Technology

Hydrogen Energy: From Fuel Cells to Sector Coupling

In the light of the escalating climate crisis, many countries are in search of alternatives to fossil fuels. The future energy mix must therefore rely on sustainable and carbon-neutral sources. Renewable energy from wind and solar, though abundant, is not consistently available and can lead to excess production at specific times, depending on the time of the day or the season. To address this, reliable and flexible storage options are essential. Hydrogen emerges as a solution due to Power-to-X technology, enabling energy production at any location. Moreover, hydrogen combusts cleanly, making it a promising solution for the logistics sector, particularly where electric mobility reaches limitations. However, expanding hydrogen infrastructure necessitates mature storage and transport solutions.  

The Energy Transition Requires Hydrogen 

The energy demand of modern industrial societies is high, but reliance on past energy sources is no longer viable. Fossil fuels powering many regions’ electricity grids must make way for emission-free alternatives. Despite ongoing debates on the ideal energy mix in regions already transitioning, one fact still remains: Relying solely on electricity from wind and solar power won’t suffice. To sustainably replace fossil fuel-based electricity, efficient storage solutions are crucial. This is where hydrogen comes in. Previously generated energy can be used to create hydrogen, which can be stored, transported, and converted back into electricity when needed. From a technical perspective, the “combustion” of hydrogen in a fuel cell is based on a chemical reaction with oxygen. When hydrogen comes into contact with this oxidizer, not only water is produced, but also energy is released. 

This process emits neither CO₂ nor pollutants that could contribute to environmental problems during electricity generation. As a clean energy carrier, hydrogen could thus help ensure energy supply in various sectors after transitioning to green energy. 

Conventional and Green Hydrogen 

The diverse usage of hydrogen as an energy carrier represents only one side of the coin. While Power-to-X technology, using excess energy for hydrogen production, plays a key role, current production mainly follows conventional methods. Terms like grey, blue, and turquoise hydrogen are common here. Grey hydrogen, produced from natural gas reforming, is widely used industrially but emits CO₂. Blue hydrogen, increasingly utilized, follows the same production process but captures and stores emissions through Carbon Capture and Storage (CCS), making it more environmentally friendly. Turquoise hydrogen relies on Pyrolysis, generating solid carbon without releasing it into the atmosphere.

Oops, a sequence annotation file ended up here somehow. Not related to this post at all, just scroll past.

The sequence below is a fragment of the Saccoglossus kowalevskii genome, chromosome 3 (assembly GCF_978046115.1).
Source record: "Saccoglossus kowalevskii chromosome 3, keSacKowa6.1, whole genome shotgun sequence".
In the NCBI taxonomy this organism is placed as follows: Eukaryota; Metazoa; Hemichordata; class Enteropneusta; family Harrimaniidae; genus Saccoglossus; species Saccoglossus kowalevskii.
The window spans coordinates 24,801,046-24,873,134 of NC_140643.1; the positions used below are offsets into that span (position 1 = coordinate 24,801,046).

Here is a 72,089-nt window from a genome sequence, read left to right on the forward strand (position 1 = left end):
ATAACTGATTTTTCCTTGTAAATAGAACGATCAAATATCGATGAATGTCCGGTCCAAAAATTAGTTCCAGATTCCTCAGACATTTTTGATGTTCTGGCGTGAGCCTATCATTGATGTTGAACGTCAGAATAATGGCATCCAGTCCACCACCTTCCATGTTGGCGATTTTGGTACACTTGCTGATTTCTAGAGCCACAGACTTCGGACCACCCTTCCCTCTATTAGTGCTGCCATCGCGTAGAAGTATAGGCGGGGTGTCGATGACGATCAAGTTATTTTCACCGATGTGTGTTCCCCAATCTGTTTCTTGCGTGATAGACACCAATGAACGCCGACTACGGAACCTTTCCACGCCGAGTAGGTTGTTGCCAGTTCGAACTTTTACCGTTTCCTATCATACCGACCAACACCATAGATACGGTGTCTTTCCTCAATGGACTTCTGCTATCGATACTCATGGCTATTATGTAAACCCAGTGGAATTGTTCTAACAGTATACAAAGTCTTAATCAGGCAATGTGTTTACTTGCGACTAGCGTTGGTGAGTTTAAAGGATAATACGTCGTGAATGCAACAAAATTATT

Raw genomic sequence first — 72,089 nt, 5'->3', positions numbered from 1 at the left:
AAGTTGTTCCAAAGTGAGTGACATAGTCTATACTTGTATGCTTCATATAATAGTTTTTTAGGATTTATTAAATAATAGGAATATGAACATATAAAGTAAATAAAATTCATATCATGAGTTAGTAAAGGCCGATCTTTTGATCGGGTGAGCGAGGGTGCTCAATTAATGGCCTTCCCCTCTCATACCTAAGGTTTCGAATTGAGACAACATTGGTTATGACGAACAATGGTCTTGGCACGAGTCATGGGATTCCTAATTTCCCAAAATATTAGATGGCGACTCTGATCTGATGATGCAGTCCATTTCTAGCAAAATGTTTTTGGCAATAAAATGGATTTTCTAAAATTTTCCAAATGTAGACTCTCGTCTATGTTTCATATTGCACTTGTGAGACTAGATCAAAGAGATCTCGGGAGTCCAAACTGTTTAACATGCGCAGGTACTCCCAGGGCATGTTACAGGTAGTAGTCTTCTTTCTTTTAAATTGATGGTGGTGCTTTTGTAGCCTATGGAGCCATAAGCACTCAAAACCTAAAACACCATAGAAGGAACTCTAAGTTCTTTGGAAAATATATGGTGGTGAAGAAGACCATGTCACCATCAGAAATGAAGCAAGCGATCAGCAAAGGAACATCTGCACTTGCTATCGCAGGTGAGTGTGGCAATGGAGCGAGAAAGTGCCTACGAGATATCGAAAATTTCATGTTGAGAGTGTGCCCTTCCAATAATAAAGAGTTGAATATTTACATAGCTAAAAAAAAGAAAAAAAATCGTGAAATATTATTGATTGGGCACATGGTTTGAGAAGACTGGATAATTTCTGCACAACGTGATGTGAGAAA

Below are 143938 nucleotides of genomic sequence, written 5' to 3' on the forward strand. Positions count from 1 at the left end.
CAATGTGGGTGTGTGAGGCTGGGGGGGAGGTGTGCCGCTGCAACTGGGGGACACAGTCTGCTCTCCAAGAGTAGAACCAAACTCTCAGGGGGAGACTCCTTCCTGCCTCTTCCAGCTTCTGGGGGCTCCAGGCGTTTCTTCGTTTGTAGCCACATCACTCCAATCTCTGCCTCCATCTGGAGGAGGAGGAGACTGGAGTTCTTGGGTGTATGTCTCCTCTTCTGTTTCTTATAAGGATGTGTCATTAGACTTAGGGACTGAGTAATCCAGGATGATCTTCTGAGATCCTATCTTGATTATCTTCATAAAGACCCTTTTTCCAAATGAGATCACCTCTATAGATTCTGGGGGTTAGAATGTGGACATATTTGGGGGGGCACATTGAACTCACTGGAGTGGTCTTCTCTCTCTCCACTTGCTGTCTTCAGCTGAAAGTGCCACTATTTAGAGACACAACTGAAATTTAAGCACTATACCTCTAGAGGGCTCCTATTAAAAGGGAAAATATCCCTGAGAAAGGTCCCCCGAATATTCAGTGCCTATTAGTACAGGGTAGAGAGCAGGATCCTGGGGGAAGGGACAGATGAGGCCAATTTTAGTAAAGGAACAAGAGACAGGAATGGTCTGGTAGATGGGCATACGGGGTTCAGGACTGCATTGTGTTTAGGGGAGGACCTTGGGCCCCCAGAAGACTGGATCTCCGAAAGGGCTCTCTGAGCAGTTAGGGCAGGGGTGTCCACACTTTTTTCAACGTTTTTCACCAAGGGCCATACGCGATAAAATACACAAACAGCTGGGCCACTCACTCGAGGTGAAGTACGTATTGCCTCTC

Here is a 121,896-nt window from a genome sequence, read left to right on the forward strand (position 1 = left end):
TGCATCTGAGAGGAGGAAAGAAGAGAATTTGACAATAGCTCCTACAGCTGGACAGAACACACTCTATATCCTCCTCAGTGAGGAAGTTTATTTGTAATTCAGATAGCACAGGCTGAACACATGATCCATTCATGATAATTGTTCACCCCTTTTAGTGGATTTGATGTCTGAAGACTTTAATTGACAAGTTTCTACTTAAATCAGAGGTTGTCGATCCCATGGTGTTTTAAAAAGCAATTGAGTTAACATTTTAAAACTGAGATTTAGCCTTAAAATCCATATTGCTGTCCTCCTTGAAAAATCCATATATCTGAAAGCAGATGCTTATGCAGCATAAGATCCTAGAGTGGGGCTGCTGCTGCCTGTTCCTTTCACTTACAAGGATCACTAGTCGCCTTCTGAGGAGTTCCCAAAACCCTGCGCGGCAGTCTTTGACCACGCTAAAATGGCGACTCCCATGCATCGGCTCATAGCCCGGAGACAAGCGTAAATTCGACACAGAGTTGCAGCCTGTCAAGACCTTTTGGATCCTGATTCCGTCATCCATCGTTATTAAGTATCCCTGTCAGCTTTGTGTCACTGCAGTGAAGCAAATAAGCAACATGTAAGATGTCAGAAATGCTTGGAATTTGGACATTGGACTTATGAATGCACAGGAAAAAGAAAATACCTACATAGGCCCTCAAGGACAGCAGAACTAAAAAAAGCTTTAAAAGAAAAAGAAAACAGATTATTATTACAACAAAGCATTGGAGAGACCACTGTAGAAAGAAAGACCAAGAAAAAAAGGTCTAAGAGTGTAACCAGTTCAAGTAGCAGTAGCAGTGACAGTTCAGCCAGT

However, both blue and turquoise hydrogen are viewed as transitional solutions. The long-term goal is therefore large-scale production of green hydrogen via electrolysis using renewable energy, making it the most sustainable option of them all. 

Hydrogen Color  Production Process  CO₂ Emissions 
Grey  Steam Methane Reforming  CO₂ Released 
Blue  Steam Methane Reforming with CCS  CO₂ Captured and Stored 
Turquoise  Pyrolysis  Solid Carbon 
Green  Electrolysis with Renewable Energy  No CO₂ Emissions 

 

Energy Supplier for Heavy-Duty Transportation 

Hydrogen is vital not only for direct power generation but also as an alternative fuel for gasoline and diesel. While private vehicles are trending towards full electric power, battery capacities are insufficient for heavy-duty transportation needs. This rekindles interest in fuel cells. Hydrogen vehicles also benefit from rapid refueling; hydrogen tanks take minutes to refill, unlike electric vehicles, which require hours for charging. Several pilot projects are thus exploring fuel cell applications in trucks, vans, and even trains. The adoption of these alternatives in heavy-duty transport depends on the expansion rate of the hydrogen network, benefiting industries involved in gas transport and storage technology – including all necessary measurement devices. 

Infobox 

To achieve the desired energy density, hydrogen is stored at high pressures, typically between 350 and 700 bar, or extremely low temperatures of -253 °C. Consequently, storage and transport units as well the implemented instrumentation and measurement devices face significant stress. 

Sector Coupling: Key to a Decarbonized Economy 

Both hydrogen production and its storage impose high demands on technical components. High pressures and low temperatures strain the materials of containers and mechanical parts. Specialized providers have addressed this challenge already. Solutions from companies like WIKA rely therefore on specially designed sensors utilizing suitable materials  and when needed additional coatings as hydrogen barriers. Utilizing such technologies is crucial for building a reliable hydrogen network. On these grounds, the extensive goal of infrastructure expansion could be comprehensive sector coupling. This concept involves integrating and connecting various energy system sectors (industry, transportation, heating, etc.) to enhance energy efficiency. Energy generated in one sector should be usable in others as needed. Hydrogen plays a pivotal role in sector coupling, serving as an energy carrier and storage medium. Thus, hydrogen could break the barriers between these sectors, promoting efficient use of renewable energies. 

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